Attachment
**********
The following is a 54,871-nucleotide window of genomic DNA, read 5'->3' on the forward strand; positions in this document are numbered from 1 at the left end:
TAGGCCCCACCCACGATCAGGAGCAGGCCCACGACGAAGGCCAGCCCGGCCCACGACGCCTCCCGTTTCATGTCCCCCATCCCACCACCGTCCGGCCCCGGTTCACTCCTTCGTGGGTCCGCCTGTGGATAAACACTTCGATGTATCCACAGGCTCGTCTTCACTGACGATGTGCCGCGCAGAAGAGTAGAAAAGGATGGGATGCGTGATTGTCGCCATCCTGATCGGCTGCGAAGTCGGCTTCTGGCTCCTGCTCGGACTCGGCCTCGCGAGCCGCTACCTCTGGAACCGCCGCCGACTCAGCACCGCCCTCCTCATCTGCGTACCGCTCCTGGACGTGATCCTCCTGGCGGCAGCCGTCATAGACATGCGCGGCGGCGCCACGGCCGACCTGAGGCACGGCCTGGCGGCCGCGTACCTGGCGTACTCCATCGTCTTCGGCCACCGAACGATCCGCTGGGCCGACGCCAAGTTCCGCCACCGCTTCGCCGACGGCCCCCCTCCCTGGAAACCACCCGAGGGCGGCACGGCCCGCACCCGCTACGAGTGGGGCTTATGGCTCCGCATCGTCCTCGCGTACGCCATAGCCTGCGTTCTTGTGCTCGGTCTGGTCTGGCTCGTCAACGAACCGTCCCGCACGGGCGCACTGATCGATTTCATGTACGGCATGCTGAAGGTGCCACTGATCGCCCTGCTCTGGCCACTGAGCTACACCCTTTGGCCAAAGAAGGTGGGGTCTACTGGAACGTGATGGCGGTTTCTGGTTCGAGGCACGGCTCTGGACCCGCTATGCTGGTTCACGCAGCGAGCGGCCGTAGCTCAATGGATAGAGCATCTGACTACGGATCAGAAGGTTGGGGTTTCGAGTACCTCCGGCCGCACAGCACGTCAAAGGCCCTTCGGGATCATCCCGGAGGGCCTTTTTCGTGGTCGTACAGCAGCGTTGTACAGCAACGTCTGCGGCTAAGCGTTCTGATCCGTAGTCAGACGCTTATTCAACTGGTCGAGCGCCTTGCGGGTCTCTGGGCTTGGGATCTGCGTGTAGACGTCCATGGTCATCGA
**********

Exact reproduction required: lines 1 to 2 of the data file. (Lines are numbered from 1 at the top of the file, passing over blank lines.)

The following is a 54,871-nucleotide window of genomic DNA, read 5'->3' on the forward strand; positions in this document are numbered from 1 at the left end:
TAGGCCCCACCCACGATCAGGAGCAGGCCCACGACGAAGGCCAGCCCGGCCCACGACGCCTCCCGTTTCATGTCCCCCATCCCACCACCGTCCGGCCCCGGTTCACTCCTTCGTGGGTCCGCCTGTGGATAAACACTTCGATGTATCCACAGGCTCGTCTTCACTGACGATGTGCCGCGCAGAAGAGTAGAAAAGGATGGGATGCGTGATTGTCGCCATCCTGATCGGCTGCGAAGTCGGCTTCTGGCTCCTGCTCGGACTCGGCCTCGCGAGCCGCTACCTCTGGAACCGCCGCCGACTCAGCACCGCCCTCCTCATCTGCGTACCGCTCCTGGACGTGATCCTCCTGGCGGCAGCCGTCATAGACATGCGCGGCGGCGCCACGGCCGACCTGAGGCACGGCCTGGCGGCCGCGTACCTGGCGTACTCCATCGTCTTCGGCCACCGAACGATCCGCTGGGCCGACGCCAAGTTCCGCCACCGCTTCGCCGACGGCCCCCCTCCCTGGAAACCACCCGAGGGCGGCACGGCCCGCACCCGCTACGAGTGGGGCTTATGGCTCCGCATCGTCCTCGCGTACGCCATAGCCTGCGTTCTTGTGCTCGGTCTGGTCTGGCTCGTCAACGAACCGTCCCGCACGGGCGCACTGATCGATTTCATGTACGGCATGCTGAAGGTGCCACTGATCGCCCTGCTCTGGCCACTGAGCTACACCCTTTGGCCAAAGAAGGTGGGGTCTACTGGAACGTGATGGCGGTTTCTGGTTCGAGGCACGGCTCTGGACCCGCTATGCTGGTTCACGCAGCGAGCGGCCGTAGCTCAATGGATAGAGCATCTGACTACGGATCAGAAGGTTGGGGTTTCGAGTACCTCCGGCCGCACAGCACGTCAAAGGCCCTTCGGGATCATCCCGGAGGGCCTTTTTCGTGGTCGTACAGCAGCGTTGTACAGCAACGTCTGCGGCTAAGCGTTCTGATCCGTAGTCAGACGCTTATTCAACTGGTCGAGCGCCTTGCGGGTCTCTGGGCTTGGGATCTGCGTGTAGACGTCCATGGTCATCGA